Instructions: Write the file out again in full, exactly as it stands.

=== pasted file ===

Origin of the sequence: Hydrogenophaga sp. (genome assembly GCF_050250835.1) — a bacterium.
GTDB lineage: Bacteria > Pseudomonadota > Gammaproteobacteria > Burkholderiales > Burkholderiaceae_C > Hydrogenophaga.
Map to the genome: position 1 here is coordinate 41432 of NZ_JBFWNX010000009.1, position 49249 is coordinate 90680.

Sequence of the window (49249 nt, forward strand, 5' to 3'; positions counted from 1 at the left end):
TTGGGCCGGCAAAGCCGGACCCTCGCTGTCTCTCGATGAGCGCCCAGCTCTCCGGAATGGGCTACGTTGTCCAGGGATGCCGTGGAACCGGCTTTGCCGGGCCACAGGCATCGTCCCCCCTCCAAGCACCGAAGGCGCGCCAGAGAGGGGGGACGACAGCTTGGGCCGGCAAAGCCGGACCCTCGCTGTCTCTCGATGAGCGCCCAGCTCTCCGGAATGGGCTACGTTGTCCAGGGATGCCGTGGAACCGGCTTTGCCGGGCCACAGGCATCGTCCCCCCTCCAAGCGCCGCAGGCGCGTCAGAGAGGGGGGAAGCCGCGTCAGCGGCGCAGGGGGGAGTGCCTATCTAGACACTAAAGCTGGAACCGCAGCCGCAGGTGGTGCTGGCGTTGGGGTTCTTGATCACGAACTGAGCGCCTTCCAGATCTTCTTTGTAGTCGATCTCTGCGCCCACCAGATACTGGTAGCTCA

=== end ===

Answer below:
Origin of the sequence: Hydrogenophaga sp. (genome assembly GCF_050250835.1) — a bacterium.
GTDB lineage: Bacteria > Pseudomonadota > Gammaproteobacteria > Burkholderiales > Burkholderiaceae_C > Hydrogenophaga.
Map to the genome: position 1 here is coordinate 41432 of NZ_JBFWNX010000009.1, position 49249 is coordinate 90680.

Sequence of the window (49249 nt, forward strand, 5' to 3'; positions counted from 1 at the left end):
TTGGGCCGGCAAAGCCGGACCCTCGCTGTCTCTCGATGAGCGCCCAGCTCTCCGGAATGGGCTACGTTGTCCAGGGATGCCGTGGAACCGGCTTTGCCGGGCCACAGGCATCGTCCCCCCTCCAAGCACCGAAGGCGCGCCAGAGAGGGGGGACGACAGCTTGGGCCGGCAAAGCCGGACCCTCGCTGTCTCTCGATGAGCGCCCAGCTCTCCGGAATGGGCTACGTTGTCCAGGGATGCCGTGGAACCGGCTTTGCCGGGCCACAGGCATCGTCCCCCCTCCAAGCGCCGCAGGCGCGTCAGAGAGGGGGGAAGCCGCGTCAGCGGCGCAGGGGGGAGTGCCTATCTAGACACTAAAGCTGGAACCGCAGCCGCAGGTGGTGCTGGCGTTGGGGTTCTTGATCACGAACTGAGCGCCTTCCAGATCTTCTTTGTAGTCGATCTCTGCGCCCACCAGATACTGGTAGCTCA